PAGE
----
What Can Retirees Do About Climate Change?

With climate change emerging as a significant retirement issue, you may be wondering what retirees can do to protect themselves and their families. It turns out there’s a lot you can do—adapting your lifestyle, protecting your finances, and, if you’re so inspired, participating in activism.

Let’s look at each of these possibilities.

Evolve to a green retirement lifestyle

There are several “triple win” climate change solutions you can implement that have the potential to save you money, improve your health, and help you be more gentle on the environment. Such solutions include:

  • Downsizing your home to reduce maintenance costs, property taxes, insurance, and energy bills. You can achieve a “triple win” status if you choose a new home that enables you to walk or bike to get around town, helping you exercise and reduce carbon emissions in the bargain.
  • When you can’t walk or bike, try using public transportation, potentially saving you money and reducing your stress.
  • Growing your own fruits and vegetables. Better yet, replace your water-hungry lawn in the process.
  • Eating more fruits, vegetables, grains, and legumes and less meat. Try to make plant-based food the main focus of each meal instead of meat.
  • Buying food at a farmer’s market, preferably a market you can walk to. At a local farmer’s market, you have the opportunity to buy locally produced food, make friends with the vendors, and get exercise walking though the market.

Most retirees have less regular income compared to their working years. But instead of viewing this as a diminished situation, think instead that you’re living a “green retirement.”

Protect your life and your finances

Are you living in an area that’s threatened by fires, floods, drought, or extreme weather events? These events can take a devastating toll on your finances and health. If your area is at risk for these types of conditions, you might want to consider moving to a more climate-friendly location—before you’re too old and don’t have the energy and resources to make such a move.

You can also broaden your idea of a “retirement investment” to mean deploying retirement savings to reduce your living expenses in light of climate change. The “return” on your investment can compare favorably to investment returns on your savings. Examples include:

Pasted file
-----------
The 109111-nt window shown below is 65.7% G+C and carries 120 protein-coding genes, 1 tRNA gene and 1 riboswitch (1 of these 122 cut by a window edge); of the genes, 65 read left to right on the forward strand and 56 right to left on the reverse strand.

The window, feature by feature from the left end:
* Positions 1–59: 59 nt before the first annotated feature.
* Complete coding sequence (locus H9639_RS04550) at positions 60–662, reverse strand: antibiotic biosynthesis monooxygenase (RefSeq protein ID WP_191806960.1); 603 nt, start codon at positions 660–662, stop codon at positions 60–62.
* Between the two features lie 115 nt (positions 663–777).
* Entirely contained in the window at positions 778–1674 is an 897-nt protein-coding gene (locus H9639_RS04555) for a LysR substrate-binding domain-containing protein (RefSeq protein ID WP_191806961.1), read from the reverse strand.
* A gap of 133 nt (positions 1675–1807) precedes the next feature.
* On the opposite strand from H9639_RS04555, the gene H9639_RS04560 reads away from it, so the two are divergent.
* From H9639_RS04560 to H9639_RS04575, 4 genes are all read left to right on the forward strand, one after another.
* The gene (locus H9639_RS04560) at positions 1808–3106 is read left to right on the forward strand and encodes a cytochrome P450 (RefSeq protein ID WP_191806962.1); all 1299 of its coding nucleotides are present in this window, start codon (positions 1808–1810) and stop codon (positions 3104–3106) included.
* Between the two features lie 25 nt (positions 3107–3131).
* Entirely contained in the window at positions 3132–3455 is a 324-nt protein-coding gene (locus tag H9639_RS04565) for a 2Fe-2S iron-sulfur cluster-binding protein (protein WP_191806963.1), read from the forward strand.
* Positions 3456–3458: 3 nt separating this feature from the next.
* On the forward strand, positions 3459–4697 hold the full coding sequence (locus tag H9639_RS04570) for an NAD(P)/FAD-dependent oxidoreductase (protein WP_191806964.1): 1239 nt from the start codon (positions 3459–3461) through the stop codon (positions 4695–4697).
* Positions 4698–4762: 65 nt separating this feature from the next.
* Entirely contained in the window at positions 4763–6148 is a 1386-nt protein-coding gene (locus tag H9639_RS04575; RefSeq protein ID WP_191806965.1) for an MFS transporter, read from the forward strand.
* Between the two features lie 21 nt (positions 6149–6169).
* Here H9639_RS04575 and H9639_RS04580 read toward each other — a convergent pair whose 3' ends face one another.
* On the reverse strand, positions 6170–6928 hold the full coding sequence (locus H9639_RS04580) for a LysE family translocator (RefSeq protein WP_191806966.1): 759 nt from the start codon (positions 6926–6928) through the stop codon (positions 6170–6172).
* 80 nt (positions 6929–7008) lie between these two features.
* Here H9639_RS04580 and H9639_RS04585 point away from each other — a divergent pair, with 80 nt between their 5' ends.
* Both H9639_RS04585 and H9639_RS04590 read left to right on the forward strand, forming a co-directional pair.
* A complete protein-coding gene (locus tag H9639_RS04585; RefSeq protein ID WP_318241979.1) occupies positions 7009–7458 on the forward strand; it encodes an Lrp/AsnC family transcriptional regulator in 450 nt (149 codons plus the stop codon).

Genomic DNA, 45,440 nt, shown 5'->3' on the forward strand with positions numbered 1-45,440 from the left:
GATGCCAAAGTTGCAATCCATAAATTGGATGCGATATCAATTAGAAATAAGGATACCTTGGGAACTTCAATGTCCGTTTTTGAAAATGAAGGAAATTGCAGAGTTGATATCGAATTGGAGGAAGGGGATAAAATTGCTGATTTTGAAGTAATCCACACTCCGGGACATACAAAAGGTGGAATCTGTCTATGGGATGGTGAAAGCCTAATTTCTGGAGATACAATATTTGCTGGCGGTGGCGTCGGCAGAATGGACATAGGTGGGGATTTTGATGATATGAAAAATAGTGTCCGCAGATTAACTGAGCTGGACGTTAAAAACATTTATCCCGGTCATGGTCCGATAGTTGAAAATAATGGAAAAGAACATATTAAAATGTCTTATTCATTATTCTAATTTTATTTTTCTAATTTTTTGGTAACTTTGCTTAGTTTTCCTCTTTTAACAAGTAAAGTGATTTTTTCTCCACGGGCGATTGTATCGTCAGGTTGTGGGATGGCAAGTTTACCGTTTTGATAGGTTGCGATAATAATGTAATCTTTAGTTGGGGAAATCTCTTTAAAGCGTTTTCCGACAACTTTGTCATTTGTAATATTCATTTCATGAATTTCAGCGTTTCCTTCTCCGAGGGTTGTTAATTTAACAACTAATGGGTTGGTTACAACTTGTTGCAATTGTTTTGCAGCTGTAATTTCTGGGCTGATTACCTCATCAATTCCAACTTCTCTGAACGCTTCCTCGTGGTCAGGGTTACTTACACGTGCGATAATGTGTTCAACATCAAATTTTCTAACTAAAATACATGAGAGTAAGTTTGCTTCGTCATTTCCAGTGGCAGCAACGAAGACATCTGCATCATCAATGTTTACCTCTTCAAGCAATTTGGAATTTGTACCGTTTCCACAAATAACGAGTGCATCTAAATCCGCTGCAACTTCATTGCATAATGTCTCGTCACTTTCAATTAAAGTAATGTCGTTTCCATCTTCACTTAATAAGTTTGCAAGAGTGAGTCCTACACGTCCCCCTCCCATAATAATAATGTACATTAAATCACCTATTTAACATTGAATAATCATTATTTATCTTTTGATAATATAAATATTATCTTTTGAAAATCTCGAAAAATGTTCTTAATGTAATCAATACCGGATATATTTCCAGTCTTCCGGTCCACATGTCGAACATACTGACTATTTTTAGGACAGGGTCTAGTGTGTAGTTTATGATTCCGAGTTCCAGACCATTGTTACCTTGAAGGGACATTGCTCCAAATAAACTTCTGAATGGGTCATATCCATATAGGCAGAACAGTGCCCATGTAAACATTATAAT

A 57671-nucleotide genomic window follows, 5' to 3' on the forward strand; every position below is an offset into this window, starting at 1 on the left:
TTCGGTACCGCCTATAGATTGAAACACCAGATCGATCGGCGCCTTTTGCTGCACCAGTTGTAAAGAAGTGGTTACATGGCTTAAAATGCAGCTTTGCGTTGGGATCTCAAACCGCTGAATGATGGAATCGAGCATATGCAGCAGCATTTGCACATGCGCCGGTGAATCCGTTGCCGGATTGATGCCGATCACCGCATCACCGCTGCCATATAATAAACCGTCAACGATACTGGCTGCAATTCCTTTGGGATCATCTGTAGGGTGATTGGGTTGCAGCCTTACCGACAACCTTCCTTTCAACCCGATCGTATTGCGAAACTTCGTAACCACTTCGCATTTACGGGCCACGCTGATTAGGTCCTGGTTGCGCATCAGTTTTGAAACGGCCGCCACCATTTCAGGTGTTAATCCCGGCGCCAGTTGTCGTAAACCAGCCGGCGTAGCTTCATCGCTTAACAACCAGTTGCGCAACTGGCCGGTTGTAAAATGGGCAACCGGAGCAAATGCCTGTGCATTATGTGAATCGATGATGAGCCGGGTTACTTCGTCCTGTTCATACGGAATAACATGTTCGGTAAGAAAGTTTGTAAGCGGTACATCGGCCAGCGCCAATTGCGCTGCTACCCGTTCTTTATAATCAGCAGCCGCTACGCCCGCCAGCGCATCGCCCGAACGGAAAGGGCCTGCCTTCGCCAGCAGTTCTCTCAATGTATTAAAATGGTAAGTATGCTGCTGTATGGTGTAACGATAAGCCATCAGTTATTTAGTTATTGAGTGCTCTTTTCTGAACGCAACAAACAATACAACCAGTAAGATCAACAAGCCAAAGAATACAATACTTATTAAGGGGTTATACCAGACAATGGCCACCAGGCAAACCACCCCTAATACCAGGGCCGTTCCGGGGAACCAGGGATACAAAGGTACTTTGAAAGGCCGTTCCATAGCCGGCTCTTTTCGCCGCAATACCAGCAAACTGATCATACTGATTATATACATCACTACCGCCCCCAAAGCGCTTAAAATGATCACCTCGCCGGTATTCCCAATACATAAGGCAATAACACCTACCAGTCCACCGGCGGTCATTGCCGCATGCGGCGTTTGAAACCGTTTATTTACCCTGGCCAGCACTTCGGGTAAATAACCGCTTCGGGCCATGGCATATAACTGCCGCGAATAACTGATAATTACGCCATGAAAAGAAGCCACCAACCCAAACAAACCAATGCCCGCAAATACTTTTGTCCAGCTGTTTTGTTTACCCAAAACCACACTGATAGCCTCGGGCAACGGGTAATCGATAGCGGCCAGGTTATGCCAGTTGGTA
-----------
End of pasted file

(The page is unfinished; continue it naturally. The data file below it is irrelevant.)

• Insulating your home
  • Buying energy-efficient appliances
  • Installing solar panels if you live in a sunny area
  • Buying a car with high gas mileage, such as a hybrid, or even an electric vehicle
  • Installing drought-tolerant plants together with drip irrigation

It’s hard to predict whether climate change could cause inflation or stock market crashes during your retirement. However, you might consider climate change to be one more reason to take steps to protect your retirement income and living expenses against the risks of inflation and stock market crashes.

If you’re really motivated…

Some retirees might want to reposition their retirement investments in a way that aligns their values with their investments. If you decide to take on this admirable goal, just remember, the devil is in the details. It turns out that there can be several different ways to define a “climate friendly investment.” Morningstar is a good source of information on sustainable investing, devoting an entire landing page on their website to the topic.

Another response might be to get involved with organizations that help reduce the impact of climate change on communities. For example, the Elder Action Network was formed to create a community of elders to leave a better world to our kids, grandkids, and future generations. Two of their initiatives are particularly relevant: climate action and regenerative living.

Of course, the steps described here won’t necessarily be easy to implement. But this is the hard work facing the Boomer generation: addressing the serious threat of climate change on our finances, health, and society.

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